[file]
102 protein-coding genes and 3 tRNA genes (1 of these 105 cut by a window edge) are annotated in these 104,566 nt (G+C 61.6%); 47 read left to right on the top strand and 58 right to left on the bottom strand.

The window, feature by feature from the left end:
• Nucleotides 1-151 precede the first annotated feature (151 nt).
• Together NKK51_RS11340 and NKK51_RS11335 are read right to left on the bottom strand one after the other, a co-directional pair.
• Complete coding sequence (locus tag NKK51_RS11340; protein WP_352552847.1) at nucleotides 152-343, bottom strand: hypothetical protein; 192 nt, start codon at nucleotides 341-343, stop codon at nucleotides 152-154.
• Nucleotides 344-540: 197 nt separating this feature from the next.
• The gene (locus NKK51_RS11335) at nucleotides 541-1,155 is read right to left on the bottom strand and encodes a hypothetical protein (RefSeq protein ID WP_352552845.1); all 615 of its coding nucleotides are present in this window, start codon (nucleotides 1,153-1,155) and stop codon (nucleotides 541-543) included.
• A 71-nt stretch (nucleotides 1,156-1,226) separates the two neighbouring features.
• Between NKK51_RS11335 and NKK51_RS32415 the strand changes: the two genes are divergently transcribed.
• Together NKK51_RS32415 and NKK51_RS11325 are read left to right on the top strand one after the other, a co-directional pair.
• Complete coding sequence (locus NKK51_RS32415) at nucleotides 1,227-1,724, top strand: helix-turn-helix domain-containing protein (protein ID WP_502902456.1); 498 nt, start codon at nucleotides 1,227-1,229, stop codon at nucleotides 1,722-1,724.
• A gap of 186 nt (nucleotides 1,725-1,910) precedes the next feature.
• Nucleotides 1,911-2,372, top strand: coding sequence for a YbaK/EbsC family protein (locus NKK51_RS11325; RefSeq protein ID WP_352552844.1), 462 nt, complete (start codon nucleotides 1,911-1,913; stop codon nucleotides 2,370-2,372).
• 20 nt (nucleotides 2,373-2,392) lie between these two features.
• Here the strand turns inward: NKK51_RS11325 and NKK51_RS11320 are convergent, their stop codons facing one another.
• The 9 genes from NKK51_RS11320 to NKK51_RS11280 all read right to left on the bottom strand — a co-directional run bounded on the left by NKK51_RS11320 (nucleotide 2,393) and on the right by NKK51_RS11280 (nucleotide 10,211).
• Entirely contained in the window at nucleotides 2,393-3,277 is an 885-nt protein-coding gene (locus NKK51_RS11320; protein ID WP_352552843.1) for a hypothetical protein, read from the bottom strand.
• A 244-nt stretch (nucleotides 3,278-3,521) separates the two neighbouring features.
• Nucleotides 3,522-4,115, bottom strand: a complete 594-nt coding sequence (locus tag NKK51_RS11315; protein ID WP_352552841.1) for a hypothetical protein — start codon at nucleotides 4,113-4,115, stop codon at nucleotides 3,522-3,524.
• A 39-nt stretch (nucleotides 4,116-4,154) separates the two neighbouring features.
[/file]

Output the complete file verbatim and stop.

102 protein-coding genes and 3 tRNA genes (1 of these 105 cut by a window edge) are annotated in these 104,566 nt (G+C 61.6%); 47 read left to right on the top strand and 58 right to left on the bottom strand.

The window, feature by feature from the left end:
• Nucleotides 1-151 precede the first annotated feature (151 nt).
• Together NKK51_RS11340 and NKK51_RS11335 are read right to left on the bottom strand one after the other, a co-directional pair.
• Complete coding sequence (locus tag NKK51_RS11340; protein WP_352552847.1) at nucleotides 152-343, bottom strand: hypothetical protein; 192 nt, start codon at nucleotides 341-343, stop codon at nucleotides 152-154.
• Nucleotides 344-540: 197 nt separating this feature from the next.
• The gene (locus NKK51_RS11335) at nucleotides 541-1,155 is read right to left on the bottom strand and encodes a hypothetical protein (RefSeq protein ID WP_352552845.1); all 615 of its coding nucleotides are present in this window, start codon (nucleotides 1,153-1,155) and stop codon (nucleotides 541-543) included.
• A 71-nt stretch (nucleotides 1,156-1,226) separates the two neighbouring features.
• Between NKK51_RS11335 and NKK51_RS32415 the strand changes: the two genes are divergently transcribed.
• Together NKK51_RS32415 and NKK51_RS11325 are read left to right on the top strand one after the other, a co-directional pair.
• Complete coding sequence (locus NKK51_RS32415) at nucleotides 1,227-1,724, top strand: helix-turn-helix domain-containing protein (protein ID WP_502902456.1); 498 nt, start codon at nucleotides 1,227-1,229, stop codon at nucleotides 1,722-1,724.
• A gap of 186 nt (nucleotides 1,725-1,910) precedes the next feature.
• Nucleotides 1,911-2,372, top strand: coding sequence for a YbaK/EbsC family protein (locus NKK51_RS11325; RefSeq protein ID WP_352552844.1), 462 nt, complete (start codon nucleotides 1,911-1,913; stop codon nucleotides 2,370-2,372).
• 20 nt (nucleotides 2,373-2,392) lie between these two features.
• Here the strand turns inward: NKK51_RS11325 and NKK51_RS11320 are convergent, their stop codons facing one another.
• The 9 genes from NKK51_RS11320 to NKK51_RS11280 all read right to left on the bottom strand — a co-directional run bounded on the left by NKK51_RS11320 (nucleotide 2,393) and on the right by NKK51_RS11280 (nucleotide 10,211).
• Entirely contained in the window at nucleotides 2,393-3,277 is an 885-nt protein-coding gene (locus NKK51_RS11320; protein ID WP_352552843.1) for a hypothetical protein, read from the bottom strand.
• A 244-nt stretch (nucleotides 3,278-3,521) separates the two neighbouring features.
• Nucleotides 3,522-4,115, bottom strand: a complete 594-nt coding sequence (locus tag NKK51_RS11315; protein ID WP_352552841.1) for a hypothetical protein — start codon at nucleotides 4,113-4,115, stop codon at nucleotides 3,522-3,524.
• A 39-nt stretch (nucleotides 4,116-4,154) separates the two neighbouring features.